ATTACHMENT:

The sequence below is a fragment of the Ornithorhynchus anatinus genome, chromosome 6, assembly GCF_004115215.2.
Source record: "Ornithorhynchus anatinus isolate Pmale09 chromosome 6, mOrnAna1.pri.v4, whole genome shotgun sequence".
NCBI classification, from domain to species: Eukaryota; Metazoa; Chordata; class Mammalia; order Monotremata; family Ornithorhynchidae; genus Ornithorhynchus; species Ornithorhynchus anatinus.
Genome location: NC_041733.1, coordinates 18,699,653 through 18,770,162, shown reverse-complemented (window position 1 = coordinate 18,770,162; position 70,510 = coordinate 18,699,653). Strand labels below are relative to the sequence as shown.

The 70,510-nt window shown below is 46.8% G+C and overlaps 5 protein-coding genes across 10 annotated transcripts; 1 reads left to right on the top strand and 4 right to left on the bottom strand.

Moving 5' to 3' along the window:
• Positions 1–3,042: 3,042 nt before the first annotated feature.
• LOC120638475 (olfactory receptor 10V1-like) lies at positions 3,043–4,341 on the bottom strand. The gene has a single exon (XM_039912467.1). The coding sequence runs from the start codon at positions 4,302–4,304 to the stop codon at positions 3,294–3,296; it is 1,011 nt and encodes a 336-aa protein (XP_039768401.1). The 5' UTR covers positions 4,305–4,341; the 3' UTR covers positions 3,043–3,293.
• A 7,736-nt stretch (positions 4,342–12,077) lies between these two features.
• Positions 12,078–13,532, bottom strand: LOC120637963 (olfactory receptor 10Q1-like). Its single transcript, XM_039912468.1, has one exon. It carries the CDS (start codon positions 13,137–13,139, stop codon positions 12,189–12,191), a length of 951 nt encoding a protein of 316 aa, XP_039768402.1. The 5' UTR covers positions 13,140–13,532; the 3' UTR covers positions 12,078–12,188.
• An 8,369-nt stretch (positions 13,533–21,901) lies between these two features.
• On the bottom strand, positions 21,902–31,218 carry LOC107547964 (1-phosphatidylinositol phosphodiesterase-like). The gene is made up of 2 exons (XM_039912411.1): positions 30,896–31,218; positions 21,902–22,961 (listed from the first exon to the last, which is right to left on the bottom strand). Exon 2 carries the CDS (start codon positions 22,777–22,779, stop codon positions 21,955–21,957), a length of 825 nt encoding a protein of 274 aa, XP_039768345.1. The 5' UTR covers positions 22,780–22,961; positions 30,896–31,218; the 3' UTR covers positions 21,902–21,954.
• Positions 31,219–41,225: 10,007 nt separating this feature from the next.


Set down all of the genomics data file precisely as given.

The sequence below is a fragment of the Ornithorhynchus anatinus genome, chromosome 6, assembly GCF_004115215.2.
Source record: "Ornithorhynchus anatinus isolate Pmale09 chromosome 6, mOrnAna1.pri.v4, whole genome shotgun sequence".
NCBI classification, from domain to species: Eukaryota; Metazoa; Chordata; class Mammalia; order Monotremata; family Ornithorhynchidae; genus Ornithorhynchus; species Ornithorhynchus anatinus.
Genome location: NC_041733.1, coordinates 18,699,653 through 18,770,162, shown reverse-complemented (window position 1 = coordinate 18,770,162; position 70,510 = coordinate 18,699,653). Strand labels below are relative to the sequence as shown.

The 70,510-nt window shown below is 46.8% G+C and overlaps 5 protein-coding genes across 10 annotated transcripts; 1 reads left to right on the top strand and 4 right to left on the bottom strand.

Moving 5' to 3' along the window:
• Positions 1–3,042: 3,042 nt before the first annotated feature.
• LOC120638475 (olfactory receptor 10V1-like) lies at positions 3,043–4,341 on the bottom strand. The gene has a single exon (XM_039912467.1). The coding sequence runs from the start codon at positions 4,302–4,304 to the stop codon at positions 3,294–3,296; it is 1,011 nt and encodes a 336-aa protein (XP_039768401.1). The 5' UTR covers positions 4,305–4,341; the 3' UTR covers positions 3,043–3,293.
• A 7,736-nt stretch (positions 4,342–12,077) lies between these two features.
• Positions 12,078–13,532, bottom strand: LOC120637963 (olfactory receptor 10Q1-like). Its single transcript, XM_039912468.1, has one exon. It carries the CDS (start codon positions 13,137–13,139, stop codon positions 12,189–12,191), a length of 951 nt encoding a protein of 316 aa, XP_039768402.1. The 5' UTR covers positions 13,140–13,532; the 3' UTR covers positions 12,078–12,188.
• An 8,369-nt stretch (positions 13,533–21,901) lies between these two features.
• On the bottom strand, positions 21,902–31,218 carry LOC107547964 (1-phosphatidylinositol phosphodiesterase-like). The gene is made up of 2 exons (XM_039912411.1): positions 30,896–31,218; positions 21,902–22,961 (listed from the first exon to the last, which is right to left on the bottom strand). Exon 2 carries the CDS (start codon positions 22,777–22,779, stop codon positions 21,955–21,957), a length of 825 nt encoding a protein of 274 aa, XP_039768345.1. The 5' UTR covers positions 22,780–22,961; positions 30,896–31,218; the 3' UTR covers positions 21,902–21,954.
• Positions 31,219–41,225: 10,007 nt separating this feature from the next.